Oct 10, 2012; Cincinnati, OH, USA; Cincinnati Reds second baseman Brandon Phillips (4) reacts to striking out during the ninth inning against the San Francisco Giants in game four of the 2012 NLDS at Great American Ballpark. The Giants defeated the Reds 8-3. (Frank Victores-USA TODAY Sports)
It’s a matter of cause and effect. If you let Ryan Ludwick walk, you are essentially handing the clean-up role to Brandon Phillips, the guy that most Reds fans were begging to hit lead-off while Dusty Baker was running Drew Stubbs out to snag that elusive first out. The ramifications of not signing Ludwick are crystal – without Ryan Ludwick, Brandon Phillips is the only clean-up hitter this team has.
Some readers may be convinced that Jay Bruce can fill the void. A noble concept, and for what everyone is expecting this kid to be, it wouldn’t be far fetched; however, we’ve seen Jay Bruce attempt to protect Joey Votto and the results have been less than flattering.
Jay Bruce has had 396 plate appearances as the cleanup guy. He’s got a .236 BA and a .326 OBP to show for it. That’s not to suggest that Bruce won’t one day become the cleanup, but if the Reds plan on improving upon their 2012 campaign, they can’t have a question mark at this vital of a role.
Aug 24, 2012; Cincinnati, OH, USA; Ludwick prepares to bat during the first inning against the St. Louis Cardinals at Great American Ball Park. (Frank Victores-USA TODAY Sports)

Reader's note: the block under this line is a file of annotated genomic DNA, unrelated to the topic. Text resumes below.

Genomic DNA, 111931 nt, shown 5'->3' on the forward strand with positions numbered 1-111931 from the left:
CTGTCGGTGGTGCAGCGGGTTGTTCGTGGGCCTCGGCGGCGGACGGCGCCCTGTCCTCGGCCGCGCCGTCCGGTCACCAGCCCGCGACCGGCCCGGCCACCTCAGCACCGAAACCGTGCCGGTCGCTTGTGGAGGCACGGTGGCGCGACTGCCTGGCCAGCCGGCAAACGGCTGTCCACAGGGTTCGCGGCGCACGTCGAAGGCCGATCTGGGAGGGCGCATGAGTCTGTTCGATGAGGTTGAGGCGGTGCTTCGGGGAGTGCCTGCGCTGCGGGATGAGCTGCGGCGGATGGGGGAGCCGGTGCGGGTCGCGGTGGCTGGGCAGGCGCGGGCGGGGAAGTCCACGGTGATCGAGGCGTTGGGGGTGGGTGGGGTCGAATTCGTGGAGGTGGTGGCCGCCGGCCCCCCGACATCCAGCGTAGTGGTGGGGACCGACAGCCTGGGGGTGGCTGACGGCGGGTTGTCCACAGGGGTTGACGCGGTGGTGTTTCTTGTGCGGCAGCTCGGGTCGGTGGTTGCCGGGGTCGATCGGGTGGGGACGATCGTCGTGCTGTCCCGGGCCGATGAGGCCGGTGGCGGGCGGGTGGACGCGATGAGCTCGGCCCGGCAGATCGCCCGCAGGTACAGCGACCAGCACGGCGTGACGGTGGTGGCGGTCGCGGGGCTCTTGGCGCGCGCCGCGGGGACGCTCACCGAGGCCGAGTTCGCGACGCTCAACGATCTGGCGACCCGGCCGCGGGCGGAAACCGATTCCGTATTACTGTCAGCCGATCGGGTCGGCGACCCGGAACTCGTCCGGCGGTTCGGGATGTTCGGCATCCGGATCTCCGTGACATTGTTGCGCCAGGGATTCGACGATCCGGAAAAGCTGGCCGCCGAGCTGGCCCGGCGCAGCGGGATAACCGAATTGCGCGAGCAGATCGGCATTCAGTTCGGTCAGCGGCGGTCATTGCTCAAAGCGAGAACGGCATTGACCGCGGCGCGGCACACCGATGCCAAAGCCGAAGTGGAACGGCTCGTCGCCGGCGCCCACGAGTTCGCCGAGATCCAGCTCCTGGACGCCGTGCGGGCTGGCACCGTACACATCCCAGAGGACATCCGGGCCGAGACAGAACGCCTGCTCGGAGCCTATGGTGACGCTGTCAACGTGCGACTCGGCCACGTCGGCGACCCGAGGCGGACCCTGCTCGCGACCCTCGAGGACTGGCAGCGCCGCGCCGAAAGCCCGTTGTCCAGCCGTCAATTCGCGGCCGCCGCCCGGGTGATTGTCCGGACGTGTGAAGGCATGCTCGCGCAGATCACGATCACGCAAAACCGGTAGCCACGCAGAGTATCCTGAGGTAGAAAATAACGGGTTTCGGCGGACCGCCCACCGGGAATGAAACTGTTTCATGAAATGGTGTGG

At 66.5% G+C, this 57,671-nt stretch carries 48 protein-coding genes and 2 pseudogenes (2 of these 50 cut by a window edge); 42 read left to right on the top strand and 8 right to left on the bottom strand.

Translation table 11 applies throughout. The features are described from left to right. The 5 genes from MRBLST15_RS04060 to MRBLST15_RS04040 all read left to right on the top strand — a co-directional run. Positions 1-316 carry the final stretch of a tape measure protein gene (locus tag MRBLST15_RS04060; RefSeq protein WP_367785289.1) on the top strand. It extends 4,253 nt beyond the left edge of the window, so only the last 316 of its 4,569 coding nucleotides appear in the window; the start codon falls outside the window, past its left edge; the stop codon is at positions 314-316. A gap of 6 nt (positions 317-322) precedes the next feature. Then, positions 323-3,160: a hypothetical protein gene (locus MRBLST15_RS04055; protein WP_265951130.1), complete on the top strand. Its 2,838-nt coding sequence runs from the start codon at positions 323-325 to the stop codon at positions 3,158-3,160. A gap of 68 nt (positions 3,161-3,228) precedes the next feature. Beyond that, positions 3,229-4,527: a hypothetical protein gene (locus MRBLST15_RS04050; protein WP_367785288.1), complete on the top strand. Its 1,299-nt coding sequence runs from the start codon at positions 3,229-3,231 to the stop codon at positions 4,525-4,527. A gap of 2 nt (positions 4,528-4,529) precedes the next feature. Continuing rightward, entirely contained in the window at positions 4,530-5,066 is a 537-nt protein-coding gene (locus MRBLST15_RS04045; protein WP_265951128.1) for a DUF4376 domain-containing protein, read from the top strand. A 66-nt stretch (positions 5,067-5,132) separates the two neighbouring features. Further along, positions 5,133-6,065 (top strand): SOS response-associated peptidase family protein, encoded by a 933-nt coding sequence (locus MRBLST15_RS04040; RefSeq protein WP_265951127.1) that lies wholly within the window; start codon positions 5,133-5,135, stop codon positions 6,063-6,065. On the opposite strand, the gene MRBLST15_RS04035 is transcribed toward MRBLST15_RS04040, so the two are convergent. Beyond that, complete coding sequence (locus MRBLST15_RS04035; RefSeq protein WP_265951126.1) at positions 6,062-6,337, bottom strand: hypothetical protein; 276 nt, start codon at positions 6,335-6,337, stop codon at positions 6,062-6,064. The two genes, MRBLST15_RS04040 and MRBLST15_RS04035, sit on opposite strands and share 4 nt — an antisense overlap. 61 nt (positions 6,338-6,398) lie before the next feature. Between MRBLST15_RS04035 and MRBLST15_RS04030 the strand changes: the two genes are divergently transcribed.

Without Bruce, the de facto cleanup man becomes Brandon Phillips. In 2023 cleanup plate appearances, Phillips boasts a .282 batting average and a .331 OBP. He’s driven in just shy of 300 runs from that spot. Compare him to Ryan Ludwick, who has 1307 plate appearances batting fourth. He’s hitting .262 with a .335 OBP. But consider the body of work. Despite the fact that Ludwick has 716 fewer plate appearances batting 4th, he has only ten fewer walks than Phillips, just 14 fewer home runs, 70 fewer RBIs, plus, his OBP is higher.
I think Ryan Ludwick is the quintessential cleanup man, especially in a ballpark that can resurrect a power hitter’s career, provided the power hitter can put the ball in play. The problem is, if you sign Ludwick, that more than likely relegates Brandon Phillips to the lead-off. In 691 career plate appearances leading off, Brandon Phillips sports just a .265 average and a .325 OBP. Drew Stubb’s career OBP leading off? .320.
I want Ryan Ludwick in the left corner of GABP’s tiny outfield, but I want guys on base for Joey Votto even more. I won’t pretend to know the Reds’ budget, but if it’s between having Ryan Ludwick cleanup, which pushes BP to lead-off, and letting Ryan walk to let BP cleanup, which allows the Reds to sink money into a real leadoff guy, I’m thanking Ryan Ludwick for his services and wishing him well in his future endeavors.